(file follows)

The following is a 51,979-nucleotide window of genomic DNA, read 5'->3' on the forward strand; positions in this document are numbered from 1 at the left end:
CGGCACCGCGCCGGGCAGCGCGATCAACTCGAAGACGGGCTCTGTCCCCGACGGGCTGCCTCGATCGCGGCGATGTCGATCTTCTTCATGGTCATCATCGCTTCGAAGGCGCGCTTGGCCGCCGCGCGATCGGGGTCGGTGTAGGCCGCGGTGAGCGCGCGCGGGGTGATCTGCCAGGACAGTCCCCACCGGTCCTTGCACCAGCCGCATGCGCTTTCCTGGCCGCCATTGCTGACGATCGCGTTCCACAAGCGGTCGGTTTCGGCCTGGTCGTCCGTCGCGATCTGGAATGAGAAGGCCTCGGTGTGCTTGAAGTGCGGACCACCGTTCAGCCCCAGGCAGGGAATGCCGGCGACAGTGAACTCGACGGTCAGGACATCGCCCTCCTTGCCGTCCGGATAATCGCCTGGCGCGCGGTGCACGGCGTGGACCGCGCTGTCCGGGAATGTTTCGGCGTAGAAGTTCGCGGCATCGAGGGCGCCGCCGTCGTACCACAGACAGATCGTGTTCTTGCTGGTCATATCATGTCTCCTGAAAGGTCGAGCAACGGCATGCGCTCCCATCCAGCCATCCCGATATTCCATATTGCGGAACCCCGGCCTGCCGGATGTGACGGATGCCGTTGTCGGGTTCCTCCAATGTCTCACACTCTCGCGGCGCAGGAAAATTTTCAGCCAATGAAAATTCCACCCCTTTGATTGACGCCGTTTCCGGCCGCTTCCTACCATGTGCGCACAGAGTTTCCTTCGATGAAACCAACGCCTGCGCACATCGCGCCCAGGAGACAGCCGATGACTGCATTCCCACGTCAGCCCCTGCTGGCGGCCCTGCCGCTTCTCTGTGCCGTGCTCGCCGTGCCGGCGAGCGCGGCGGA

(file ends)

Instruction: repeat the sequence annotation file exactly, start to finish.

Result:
The following is a 51,979-nucleotide window of genomic DNA, read 5'->3' on the forward strand; positions in this document are numbered from 1 at the left end:
CGGCACCGCGCCGGGCAGCGCGATCAACTCGAAGACGGGCTCTGTCCCCGACGGGCTGCCTCGATCGCGGCGATGTCGATCTTCTTCATGGTCATCATCGCTTCGAAGGCGCGCTTGGCCGCCGCGCGATCGGGGTCGGTGTAGGCCGCGGTGAGCGCGCGCGGGGTGATCTGCCAGGACAGTCCCCACCGGTCCTTGCACCAGCCGCATGCGCTTTCCTGGCCGCCATTGCTGACGATCGCGTTCCACAAGCGGTCGGTTTCGGCCTGGTCGTCCGTCGCGATCTGGAATGAGAAGGCCTCGGTGTGCTTGAAGTGCGGACCACCGTTCAGCCCCAGGCAGGGAATGCCGGCGACAGTGAACTCGACGGTCAGGACATCGCCCTCCTTGCCGTCCGGATAATCGCCTGGCGCGCGGTGCACGGCGTGGACCGCGCTGTCCGGGAATGTTTCGGCGTAGAAGTTCGCGGCATCGAGGGCGCCGCCGTCGTACCACAGACAGATCGTGTTCTTGCTGGTCATATCATGTCTCCTGAAAGGTCGAGCAACGGCATGCGCTCCCATCCAGCCATCCCGATATTCCATATTGCGGAACCCCGGCCTGCCGGATGTGACGGATGCCGTTGTCGGGTTCCTCCAATGTCTCACACTCTCGCGGCGCAGGAAAATTTTCAGCCAATGAAAATTCCACCCCTTTGATTGACGCCGTTTCCGGCCGCTTCCTACCATGTGCGCACAGAGTTTCCTTCGATGAAACCAACGCCTGCGCACATCGCGCCCAGGAGACAGCCGATGACTGCATTCCCACGTCAGCCCCTGCTGGCGGCCCTGCCGCTTCTCTGTGCCGTGCTCGCCGTGCCGGCGAGCGCGGCGGA